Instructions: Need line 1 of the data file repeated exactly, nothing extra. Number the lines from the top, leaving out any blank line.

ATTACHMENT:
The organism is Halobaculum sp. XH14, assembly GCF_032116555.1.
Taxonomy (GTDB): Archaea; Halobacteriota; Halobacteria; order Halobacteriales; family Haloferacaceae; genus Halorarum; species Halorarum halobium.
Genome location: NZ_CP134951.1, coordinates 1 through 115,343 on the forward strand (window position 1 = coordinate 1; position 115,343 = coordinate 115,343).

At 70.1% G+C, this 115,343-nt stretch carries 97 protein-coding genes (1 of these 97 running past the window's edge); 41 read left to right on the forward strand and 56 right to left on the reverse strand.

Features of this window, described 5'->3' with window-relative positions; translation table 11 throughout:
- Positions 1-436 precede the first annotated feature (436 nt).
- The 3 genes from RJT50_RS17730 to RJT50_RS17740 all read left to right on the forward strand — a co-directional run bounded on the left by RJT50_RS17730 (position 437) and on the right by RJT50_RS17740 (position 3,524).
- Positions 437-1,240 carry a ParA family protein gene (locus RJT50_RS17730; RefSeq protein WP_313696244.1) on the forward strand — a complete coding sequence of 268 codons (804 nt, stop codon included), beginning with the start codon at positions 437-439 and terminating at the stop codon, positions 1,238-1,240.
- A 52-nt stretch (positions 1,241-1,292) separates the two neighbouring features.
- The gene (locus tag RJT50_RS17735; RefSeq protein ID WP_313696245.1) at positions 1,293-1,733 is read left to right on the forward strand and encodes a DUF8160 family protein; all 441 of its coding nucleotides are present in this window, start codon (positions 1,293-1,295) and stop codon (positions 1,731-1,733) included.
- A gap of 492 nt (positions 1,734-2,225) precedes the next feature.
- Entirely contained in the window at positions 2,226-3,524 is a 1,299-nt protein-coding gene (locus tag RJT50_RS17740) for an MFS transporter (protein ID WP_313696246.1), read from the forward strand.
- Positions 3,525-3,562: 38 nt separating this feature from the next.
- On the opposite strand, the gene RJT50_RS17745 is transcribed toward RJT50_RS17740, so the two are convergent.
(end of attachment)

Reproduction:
The organism is Halobaculum sp. XH14, assembly GCF_032116555.1.